Journal of Ophthalmology

Journal of Ophthalmology / 2020 / Article

Research Article | Open Access

Volume 2020 |Article ID 1468258 | https://doi.org/10.1155/2020/1468258

Sara Crespo Millas, José Carlos López, Elena García-Lagarto, Estibaliz Obregón, Denise Hileeto, Miguel J. Maldonado, J. Carlos Pastor, "Histological Patterns of Epithelial Alterations in Keratoconus", Journal of Ophthalmology, vol. 2020, Article ID 1468258, 7 pages, 2020. https://doi.org/10.1155/2020/1468258

Histological Patterns of Epithelial Alterations in Keratoconus

Academic Editor: Cosimo Mazzotta
Received08 Mar 2020
Revised23 Jun 2020
Accepted13 Jul 2020
Published30 Jul 2020

Abstract

Purpose. The purpose of this study was to confirm the presence of specific patterns of epithelial response in corneal buttons from keratoconus patients. Methods. This was a retrospective and descriptive study. 90 penetrating keratoplasty specimens obtained from patients diagnosed with keratoconus were evaluated using bright-field microscopy. Morphologically identifiable characteristics including epithelial cell density and epithelial thickness were analyzed on hematoxylin and eosin- (H&E-) and periodic acid of Schiff- (PAS-) stained slides. Results. Three distinctive patterns of epithelial alteration of the central cornea were established. Pattern 3, in which the central epithelium was as thick as peripheral epithelium, was the commonest (44.4%), followed by the pattern 2, defined as central epithelium thinner than periphery epithelium (38.9%), and the uncommonest pattern was number 1, with central epithelium thicker than the periphery (16.7%). Conclusions. Three distinctive histologic patterns that could potentially have a diagnostic and prognostic value in keratoconus patients were found.

1. Introduction

Keratoconus (KC) is a chronic progressive bilateral and asymmetric corneal ectasia affecting approximately 1/2,000 people in North America [1]. Nevertheless, recent studies have shown that this prevalence is much higher due to the improvement in corneal topography that allows KC diagnosis in earlier stages [2]. Histological and imaging parameters are currently used to guide the diagnostic and treatment approaches [35].

In KC, the central cornea becomes thinner and acquires a conical shape with a central protrusion. This leads to high levels of astigmatism associated with high amount of optical aberrations, monocular diplopia, abnormal image contrast, and associated dry eye symptoms.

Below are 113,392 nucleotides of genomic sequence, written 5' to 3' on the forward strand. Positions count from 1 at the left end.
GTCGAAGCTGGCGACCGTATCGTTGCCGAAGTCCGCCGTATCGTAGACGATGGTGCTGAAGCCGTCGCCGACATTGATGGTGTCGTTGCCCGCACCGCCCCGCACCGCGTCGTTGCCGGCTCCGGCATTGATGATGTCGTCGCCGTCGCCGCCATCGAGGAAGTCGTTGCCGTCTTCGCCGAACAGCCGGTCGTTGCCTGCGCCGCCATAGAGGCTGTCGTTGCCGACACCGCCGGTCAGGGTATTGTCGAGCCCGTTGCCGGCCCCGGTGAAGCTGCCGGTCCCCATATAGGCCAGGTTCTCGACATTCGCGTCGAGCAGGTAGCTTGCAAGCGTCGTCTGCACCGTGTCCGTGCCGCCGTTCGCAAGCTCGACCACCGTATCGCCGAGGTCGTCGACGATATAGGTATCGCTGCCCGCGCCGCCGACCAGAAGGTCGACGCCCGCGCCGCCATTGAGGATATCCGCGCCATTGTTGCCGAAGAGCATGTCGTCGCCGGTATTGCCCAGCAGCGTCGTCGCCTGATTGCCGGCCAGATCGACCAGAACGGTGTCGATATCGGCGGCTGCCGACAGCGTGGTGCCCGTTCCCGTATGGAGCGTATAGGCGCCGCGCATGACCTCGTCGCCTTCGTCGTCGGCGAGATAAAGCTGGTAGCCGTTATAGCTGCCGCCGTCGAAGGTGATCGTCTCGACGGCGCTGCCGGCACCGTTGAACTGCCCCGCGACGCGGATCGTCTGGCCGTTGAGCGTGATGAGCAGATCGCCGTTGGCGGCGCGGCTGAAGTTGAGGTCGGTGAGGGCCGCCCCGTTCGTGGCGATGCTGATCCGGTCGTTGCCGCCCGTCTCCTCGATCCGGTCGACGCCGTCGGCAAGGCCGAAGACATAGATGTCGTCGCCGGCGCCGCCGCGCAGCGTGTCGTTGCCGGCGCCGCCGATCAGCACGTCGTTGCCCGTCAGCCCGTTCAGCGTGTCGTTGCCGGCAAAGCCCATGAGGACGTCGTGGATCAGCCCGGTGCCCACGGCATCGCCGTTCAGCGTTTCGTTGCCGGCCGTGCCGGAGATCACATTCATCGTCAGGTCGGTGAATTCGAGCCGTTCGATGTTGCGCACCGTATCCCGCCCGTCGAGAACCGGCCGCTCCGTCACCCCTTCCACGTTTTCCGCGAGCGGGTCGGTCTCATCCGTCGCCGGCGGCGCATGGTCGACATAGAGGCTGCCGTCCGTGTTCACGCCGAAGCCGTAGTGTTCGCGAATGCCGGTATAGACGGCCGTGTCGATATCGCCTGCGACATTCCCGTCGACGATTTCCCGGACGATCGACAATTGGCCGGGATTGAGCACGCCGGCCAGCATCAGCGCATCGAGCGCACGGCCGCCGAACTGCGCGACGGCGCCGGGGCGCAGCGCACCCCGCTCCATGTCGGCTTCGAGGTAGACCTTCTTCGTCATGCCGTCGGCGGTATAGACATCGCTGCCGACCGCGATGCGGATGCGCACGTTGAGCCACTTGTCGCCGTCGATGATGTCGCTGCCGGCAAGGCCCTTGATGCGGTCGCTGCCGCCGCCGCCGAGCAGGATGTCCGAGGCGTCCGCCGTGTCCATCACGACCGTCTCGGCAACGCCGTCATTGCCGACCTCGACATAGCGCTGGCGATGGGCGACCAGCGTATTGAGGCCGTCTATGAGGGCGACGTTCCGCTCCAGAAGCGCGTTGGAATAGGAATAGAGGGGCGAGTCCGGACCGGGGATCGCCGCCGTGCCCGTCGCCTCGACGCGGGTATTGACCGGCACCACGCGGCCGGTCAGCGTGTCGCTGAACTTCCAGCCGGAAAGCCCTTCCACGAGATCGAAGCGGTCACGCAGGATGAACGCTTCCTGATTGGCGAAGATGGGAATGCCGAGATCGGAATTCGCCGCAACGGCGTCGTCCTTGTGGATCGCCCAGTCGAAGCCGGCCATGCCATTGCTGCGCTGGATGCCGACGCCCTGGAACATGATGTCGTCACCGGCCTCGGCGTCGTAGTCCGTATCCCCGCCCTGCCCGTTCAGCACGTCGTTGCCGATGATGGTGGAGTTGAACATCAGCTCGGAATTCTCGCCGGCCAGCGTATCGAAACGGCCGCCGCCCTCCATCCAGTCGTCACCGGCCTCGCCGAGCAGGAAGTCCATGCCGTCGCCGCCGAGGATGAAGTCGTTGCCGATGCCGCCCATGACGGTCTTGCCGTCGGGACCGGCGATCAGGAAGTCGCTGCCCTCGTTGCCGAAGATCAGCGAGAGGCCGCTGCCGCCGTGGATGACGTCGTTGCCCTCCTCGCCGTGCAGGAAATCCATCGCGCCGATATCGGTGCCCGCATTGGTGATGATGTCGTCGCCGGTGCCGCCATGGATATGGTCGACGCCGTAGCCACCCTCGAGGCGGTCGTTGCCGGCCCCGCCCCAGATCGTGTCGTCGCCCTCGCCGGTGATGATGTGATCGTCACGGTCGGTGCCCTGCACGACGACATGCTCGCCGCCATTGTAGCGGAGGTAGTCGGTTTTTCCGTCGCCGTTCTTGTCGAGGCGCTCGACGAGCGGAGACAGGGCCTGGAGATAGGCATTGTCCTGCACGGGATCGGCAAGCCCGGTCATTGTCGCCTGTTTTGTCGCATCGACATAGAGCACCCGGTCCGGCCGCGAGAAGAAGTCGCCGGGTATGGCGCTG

The exact cause and underlying mechanisms of the disease are still not completely known, and several studies propose a multifactorial origin. One of the most frequent risk factors of progression is eye rubbing, commonly related with vernal conjunctivitis or allergic eye syndrome [6].

Clinical diagnosis is based on slit-lamp finding (corneal thinning, Vogt’s striae, or Fleischer ring) and corneal topography; although in recent years, some work has been performed to identify biomarkers, mainly in tear fluid. The expanding knowledge of the tear proteome, lipidome, and metabolome has opened new ways to study KC and to identify possible diagnostic and/or prognostic biomarkers for this condition [7].

Also, in recent years, new imaging techniques based on optical coherence tomography (OCT) have demonstrated their usefulness and reliability as noninvasive methods. Even more, OCT has detected alterations in corneal epithelial thickness and distribution in KC, and it has a role in assessing Descemet’s membrane detachment in acute corneal hydrops (ACH) and the depth of the demarcation line following corneal collagen cross-linking [8].

With the aid of high-resolution ultrasound digital scan, Reinstein et al. have identified the compensating role of the epithelium in very early stages of KC. This finding could allow to diagnose KC in patients who have a corneal topography “within normal limits” [9, 10].

KC patients are initially treated by conservative means with different types of contact lenses, but comfort is difficult to achieve in long-term due to the multifactorial nature of the disorder and the high rate of complications and treatment failure associated with the unpredictable rates of progression, which prevent adequate vision correction [11, 12]. As the condition progresses, more invasive treatments, including corneal cross-linking (CXL), corneal rings, and lamellar or penetrating keratoplasty, are needed [13].

Histopathological changes in KC include progressive corneal thinning and irregularity, Bowman membrane breaks, increased stromal density, spatial disorganization, and epithelial abnormalities [14, 15].

Thinning of the corneal stroma is an established fact in KC [16]. However, significant differences and conflicting evidence exist in terms of histopathological characteristics of the corneal epithelium in KC and their impact on treatment approaches and rates of complications.

Some studies involving histological analysis of corneas with KC demonstrate significant thinning of the central epithelium [17]. Nevertheless, other studies reported thickened epithelium in KC [1820] or no differences in epithelial thickness between KC and normal controls [21].

Analysis of corneal buttons obtained after penetrating keratoplasty in our laboratory revealed the existence of three patterns in the corneal epithelium of patients with KC, which may have an important role in a more accurate interpretation of the new imaging techniques used for in vivo early diagnosis of the disease [22].

The purpose of this paper has been to describe the different epithelial patterns found in a relatively large series of penetrating keratoplasties in patients diagnosed of KC.

This type of study has not been performed so far and has the added value of having it done on penetrating keratoplasty buttons, which due to the increasingly widespread use of lamellar keratoplasties, is a difficult material to obtain nowadays and should prove superior for evaluating the epithelium because it involves less surgical manipulation than lamellar buttons.

2. Methods, Intervention, or Testing